It's often said that women can multitask but men can't. Whether that's true or not, it seems to me, isn't especially important because it ignores a basic underlying truth that has been repeatedly proved down the years. Namely, that when you multitask none of the jobs are done as well as if you do them separately. That's why, among other things, you are prosecuted if you are seen texting while driving, and why serious consideration should be given to banning the use of any mobile telephony by drivers (even hands free) because it has been clearly shown to impair their reaction time.
Apparently today's university students multitask during lectures, often sending messages to friends or playing computer games while taking notes about the business at hand. Moreover, such students believe, despite all the evidence to the contrary, that they can manage to do all these things with no detriment to their learning, that it is a skill they have learnt and have improved over time. I recently read an interesting piece of research showing that students who do this, and who make these assertions, are invariably WORSE at multitasking than students who have less confidence in their ability to do so.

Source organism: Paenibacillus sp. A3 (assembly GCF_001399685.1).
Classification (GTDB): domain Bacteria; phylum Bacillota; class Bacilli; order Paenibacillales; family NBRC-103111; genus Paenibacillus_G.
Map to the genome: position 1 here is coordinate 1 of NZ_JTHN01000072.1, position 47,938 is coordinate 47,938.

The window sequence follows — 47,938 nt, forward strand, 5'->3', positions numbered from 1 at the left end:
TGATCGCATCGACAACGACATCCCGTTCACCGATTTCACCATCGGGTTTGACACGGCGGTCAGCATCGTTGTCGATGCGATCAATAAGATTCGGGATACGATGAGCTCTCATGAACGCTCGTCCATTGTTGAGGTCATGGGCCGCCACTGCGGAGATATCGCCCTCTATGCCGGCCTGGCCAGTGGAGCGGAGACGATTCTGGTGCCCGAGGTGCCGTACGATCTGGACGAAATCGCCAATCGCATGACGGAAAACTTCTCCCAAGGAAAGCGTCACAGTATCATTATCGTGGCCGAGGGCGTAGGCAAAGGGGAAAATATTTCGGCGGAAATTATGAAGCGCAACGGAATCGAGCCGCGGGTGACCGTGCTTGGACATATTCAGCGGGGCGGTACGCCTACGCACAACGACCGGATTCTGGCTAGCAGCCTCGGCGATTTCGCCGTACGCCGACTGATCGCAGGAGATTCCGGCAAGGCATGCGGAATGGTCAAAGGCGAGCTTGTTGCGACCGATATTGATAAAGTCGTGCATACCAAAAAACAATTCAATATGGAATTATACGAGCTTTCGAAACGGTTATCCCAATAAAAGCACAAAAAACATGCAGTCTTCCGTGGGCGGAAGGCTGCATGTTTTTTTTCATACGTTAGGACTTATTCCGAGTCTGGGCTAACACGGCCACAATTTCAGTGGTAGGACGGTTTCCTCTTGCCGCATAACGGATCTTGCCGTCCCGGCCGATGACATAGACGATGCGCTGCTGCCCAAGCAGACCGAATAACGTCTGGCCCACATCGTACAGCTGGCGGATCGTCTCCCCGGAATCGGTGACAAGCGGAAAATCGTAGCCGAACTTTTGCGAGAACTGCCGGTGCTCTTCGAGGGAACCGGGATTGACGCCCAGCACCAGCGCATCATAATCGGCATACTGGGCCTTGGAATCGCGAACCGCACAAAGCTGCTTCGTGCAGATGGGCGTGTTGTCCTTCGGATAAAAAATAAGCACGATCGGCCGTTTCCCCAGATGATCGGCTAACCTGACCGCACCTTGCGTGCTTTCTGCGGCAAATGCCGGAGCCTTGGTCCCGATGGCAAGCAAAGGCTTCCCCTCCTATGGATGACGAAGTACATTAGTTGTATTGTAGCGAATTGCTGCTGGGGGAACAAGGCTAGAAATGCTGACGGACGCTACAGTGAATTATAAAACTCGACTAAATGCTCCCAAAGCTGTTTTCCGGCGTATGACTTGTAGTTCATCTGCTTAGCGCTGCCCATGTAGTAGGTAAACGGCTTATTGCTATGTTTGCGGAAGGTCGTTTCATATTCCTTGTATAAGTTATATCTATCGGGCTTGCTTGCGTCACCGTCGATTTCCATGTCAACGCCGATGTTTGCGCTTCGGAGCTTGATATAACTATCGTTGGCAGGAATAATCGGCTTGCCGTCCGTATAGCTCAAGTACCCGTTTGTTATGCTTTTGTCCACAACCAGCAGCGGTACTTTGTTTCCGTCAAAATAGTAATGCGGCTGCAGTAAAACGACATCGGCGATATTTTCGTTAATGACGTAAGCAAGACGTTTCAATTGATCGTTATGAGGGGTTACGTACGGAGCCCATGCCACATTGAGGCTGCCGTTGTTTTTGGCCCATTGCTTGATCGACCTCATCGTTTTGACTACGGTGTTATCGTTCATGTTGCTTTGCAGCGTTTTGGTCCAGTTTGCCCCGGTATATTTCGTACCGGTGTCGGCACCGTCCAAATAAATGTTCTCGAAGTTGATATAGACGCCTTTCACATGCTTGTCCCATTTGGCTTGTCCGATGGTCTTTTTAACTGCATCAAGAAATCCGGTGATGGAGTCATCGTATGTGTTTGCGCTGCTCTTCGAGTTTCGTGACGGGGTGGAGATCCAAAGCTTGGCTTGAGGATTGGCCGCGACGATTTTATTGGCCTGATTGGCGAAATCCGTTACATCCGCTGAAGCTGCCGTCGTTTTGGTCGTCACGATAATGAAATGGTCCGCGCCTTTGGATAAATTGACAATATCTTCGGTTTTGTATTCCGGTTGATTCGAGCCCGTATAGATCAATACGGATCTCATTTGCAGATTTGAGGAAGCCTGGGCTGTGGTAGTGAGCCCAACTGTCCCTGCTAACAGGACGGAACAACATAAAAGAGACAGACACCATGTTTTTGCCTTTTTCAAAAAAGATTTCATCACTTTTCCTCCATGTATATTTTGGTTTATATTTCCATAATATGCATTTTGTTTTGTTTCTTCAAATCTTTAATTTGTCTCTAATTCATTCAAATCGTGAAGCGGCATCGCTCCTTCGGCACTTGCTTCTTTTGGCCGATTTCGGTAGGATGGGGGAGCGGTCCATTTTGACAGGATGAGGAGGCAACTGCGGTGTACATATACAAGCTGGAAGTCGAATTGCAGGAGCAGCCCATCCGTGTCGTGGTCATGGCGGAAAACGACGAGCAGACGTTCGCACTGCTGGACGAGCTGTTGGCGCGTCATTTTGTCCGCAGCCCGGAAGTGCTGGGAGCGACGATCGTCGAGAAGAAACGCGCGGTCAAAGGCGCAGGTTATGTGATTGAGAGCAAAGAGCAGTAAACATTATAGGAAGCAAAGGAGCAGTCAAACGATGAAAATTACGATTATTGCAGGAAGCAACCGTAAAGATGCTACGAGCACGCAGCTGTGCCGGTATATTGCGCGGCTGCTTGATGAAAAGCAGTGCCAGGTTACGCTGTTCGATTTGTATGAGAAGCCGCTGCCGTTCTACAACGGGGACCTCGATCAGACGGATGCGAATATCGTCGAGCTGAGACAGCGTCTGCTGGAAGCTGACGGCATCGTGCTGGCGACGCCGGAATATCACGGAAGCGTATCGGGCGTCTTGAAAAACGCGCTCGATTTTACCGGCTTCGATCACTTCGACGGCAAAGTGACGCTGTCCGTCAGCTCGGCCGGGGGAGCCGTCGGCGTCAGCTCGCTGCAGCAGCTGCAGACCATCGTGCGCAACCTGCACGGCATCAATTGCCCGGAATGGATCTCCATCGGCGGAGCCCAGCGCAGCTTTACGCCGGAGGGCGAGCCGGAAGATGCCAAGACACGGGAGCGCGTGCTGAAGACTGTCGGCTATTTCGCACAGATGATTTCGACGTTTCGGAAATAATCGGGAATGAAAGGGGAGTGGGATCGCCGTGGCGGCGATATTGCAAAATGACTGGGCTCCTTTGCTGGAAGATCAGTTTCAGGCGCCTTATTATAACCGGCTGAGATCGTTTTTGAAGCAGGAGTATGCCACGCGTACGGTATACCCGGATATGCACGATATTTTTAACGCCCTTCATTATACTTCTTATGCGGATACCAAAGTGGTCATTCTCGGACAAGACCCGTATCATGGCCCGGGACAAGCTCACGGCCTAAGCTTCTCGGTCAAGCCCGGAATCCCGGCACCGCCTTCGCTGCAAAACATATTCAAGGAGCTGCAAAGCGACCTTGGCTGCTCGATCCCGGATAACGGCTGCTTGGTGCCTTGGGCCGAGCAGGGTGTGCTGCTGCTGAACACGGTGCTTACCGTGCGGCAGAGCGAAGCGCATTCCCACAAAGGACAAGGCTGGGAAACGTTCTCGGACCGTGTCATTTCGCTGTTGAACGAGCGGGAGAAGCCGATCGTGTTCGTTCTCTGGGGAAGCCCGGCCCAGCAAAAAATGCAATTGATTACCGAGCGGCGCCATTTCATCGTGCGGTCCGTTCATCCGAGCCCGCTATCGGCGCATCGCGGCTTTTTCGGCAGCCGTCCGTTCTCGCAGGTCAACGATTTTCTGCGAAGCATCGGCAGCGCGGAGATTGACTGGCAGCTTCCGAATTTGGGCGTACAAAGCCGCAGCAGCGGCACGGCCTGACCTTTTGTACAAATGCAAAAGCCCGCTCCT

The advent of phones, computing and music that are usable anywhere has brought many benefits. However, it has also homogenised and degraded the experiences of people who are constantly plugged in, constantly checking, constantly multitasking. The simple act of walking through an historic town such as Newark (above) becomes less of an experience if you are constantly poking your device, instantly responding to a communication or have your head full of music. Moreover that communication and that music are not experienced and appreciated as well as they might be either. If you want quality in your life there is much to be said for focusing all your attention on one thing at a time, doing things serially rather than engaging in multitasking that involves the latest digital diversion.
photograph and text © Tony Boughen
Camera: Sony RX100
Mode: Aperture Priority
Focal Length: 10.4mm (28mm - 35mm equiv.)
F No: f7.1
Shutter Speed: 1/500
Exposure Compensation: -0.7 EV
Image Stabilisation: On